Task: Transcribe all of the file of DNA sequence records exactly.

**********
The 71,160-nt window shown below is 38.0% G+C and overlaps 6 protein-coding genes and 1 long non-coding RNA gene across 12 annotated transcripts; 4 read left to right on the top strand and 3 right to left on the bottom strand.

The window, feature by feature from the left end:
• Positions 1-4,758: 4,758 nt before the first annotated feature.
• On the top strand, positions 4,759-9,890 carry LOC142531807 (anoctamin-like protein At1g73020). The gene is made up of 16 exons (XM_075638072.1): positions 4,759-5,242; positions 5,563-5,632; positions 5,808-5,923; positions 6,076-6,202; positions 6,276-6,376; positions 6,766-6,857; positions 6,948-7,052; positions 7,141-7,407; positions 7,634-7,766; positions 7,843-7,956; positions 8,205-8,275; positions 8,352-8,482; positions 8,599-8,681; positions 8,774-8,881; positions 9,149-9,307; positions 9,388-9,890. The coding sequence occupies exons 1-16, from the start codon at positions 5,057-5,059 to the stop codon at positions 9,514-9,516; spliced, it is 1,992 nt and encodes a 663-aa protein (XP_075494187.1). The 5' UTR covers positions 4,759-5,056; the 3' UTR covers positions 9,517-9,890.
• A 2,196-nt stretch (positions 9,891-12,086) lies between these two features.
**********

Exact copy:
The 71,160-nt window shown below is 38.0% G+C and overlaps 6 protein-coding genes and 1 long non-coding RNA gene across 12 annotated transcripts; 4 read left to right on the top strand and 3 right to left on the bottom strand.

The window, feature by feature from the left end:
• Positions 1-4,758: 4,758 nt before the first annotated feature.
• On the top strand, positions 4,759-9,890 carry LOC142531807 (anoctamin-like protein At1g73020). The gene is made up of 16 exons (XM_075638072.1): positions 4,759-5,242; positions 5,563-5,632; positions 5,808-5,923; positions 6,076-6,202; positions 6,276-6,376; positions 6,766-6,857; positions 6,948-7,052; positions 7,141-7,407; positions 7,634-7,766; positions 7,843-7,956; positions 8,205-8,275; positions 8,352-8,482; positions 8,599-8,681; positions 8,774-8,881; positions 9,149-9,307; positions 9,388-9,890. The coding sequence occupies exons 1-16, from the start codon at positions 5,057-5,059 to the stop codon at positions 9,514-9,516; spliced, it is 1,992 nt and encodes a 663-aa protein (XP_075494187.1). The 5' UTR covers positions 4,759-5,056; the 3' UTR covers positions 9,517-9,890.
• A 2,196-nt stretch (positions 9,891-12,086) lies between these two features.